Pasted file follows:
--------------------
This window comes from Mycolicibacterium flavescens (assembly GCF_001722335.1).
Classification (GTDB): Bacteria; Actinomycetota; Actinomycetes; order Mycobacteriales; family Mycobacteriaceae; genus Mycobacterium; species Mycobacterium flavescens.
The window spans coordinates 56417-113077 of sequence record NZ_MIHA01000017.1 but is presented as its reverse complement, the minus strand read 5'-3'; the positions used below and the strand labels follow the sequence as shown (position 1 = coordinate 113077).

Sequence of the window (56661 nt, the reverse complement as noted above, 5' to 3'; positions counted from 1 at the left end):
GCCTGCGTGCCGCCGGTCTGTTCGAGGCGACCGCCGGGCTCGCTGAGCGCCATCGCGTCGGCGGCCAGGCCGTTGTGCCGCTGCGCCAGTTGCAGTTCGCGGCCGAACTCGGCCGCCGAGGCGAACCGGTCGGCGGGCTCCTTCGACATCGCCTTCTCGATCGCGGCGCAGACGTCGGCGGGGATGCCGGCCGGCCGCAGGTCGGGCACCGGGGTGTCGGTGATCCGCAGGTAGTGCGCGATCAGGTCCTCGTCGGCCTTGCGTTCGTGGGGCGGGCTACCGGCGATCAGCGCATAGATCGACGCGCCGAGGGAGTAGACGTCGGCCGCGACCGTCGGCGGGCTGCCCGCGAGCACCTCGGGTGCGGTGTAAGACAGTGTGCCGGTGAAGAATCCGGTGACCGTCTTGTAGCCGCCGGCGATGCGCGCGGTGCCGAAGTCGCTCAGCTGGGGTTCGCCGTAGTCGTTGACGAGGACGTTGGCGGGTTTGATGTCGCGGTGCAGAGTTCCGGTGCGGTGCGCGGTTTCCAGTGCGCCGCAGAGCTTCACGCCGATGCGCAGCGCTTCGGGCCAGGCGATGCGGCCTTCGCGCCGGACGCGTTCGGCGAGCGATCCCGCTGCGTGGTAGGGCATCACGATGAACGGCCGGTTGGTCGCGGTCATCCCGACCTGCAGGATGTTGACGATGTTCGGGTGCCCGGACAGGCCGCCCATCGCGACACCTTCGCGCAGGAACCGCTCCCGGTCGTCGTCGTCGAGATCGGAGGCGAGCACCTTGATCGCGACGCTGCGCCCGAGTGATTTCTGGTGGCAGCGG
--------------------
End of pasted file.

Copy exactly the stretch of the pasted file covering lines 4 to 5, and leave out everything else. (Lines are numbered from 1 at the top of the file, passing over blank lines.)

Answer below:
Sequence of the window (56661 nt, the reverse complement as noted above, 5' to 3'; positions counted from 1 at the left end):
GCCTGCGTGCCGCCGGTCTGTTCGAGGCGACCGCCGGGCTCGCTGAGCGCCATCGCGTCGGCGGCCAGGCCGTTGTGCCGCTGCGCCAGTTGCAGTTCGCGGCCGAACTCGGCCGCCGAGGCGAACCGGTCGGCGGGCTCCTTCGACATCGCCTTCTCGATCGCGGCGCAGACGTCGGCGGGGATGCCGGCCGGCCGCAGGTCGGGCACCGGGGTGTCGGTGATCCGCAGGTAGTGCGCGATCAGGTCCTCGTCGGCCTTGCGTTCGTGGGGCGGGCTACCGGCGATCAGCGCATAGATCGACGCGCCGAGGGAGTAGACGTCGGCCGCGACCGTCGGCGGGCTGCCCGCGAGCACCTCGGGTGCGGTGTAAGACAGTGTGCCGGTGAAGAATCCGGTGACCGTCTTGTAGCCGCCGGCGATGCGCGCGGTGCCGAAGTCGCTCAGCTGGGGTTCGCCGTAGTCGTTGACGAGGACGTTGGCGGGTTTGATGTCGCGGTGCAGAGTTCCGGTGCGGTGCGCGGTTTCCAGTGCGCCGCAGAGCTTCACGCCGATGCGCAGCGCTTCGGGCCAGGCGATGCGGCCTTCGCGCCGGACGCGTTCGGCGAGCGATCCCGCTGCGTGGTAGGGCATCACGATGAACGGCCGGTTGGTCGCGGTCATCCCGACCTGCAGGATGTTGACGATGTTCGGGTGCCCGGACAGGCCGCCCATCGCGACACCTTCGCGCAGGAACCGCTCCCGGTCGTCGTCGTCGAGATCGGAGGCGAGCACCTTGATCGCGACGCTGCGCCCGAGTGATTTCTGGTGGCAGCGG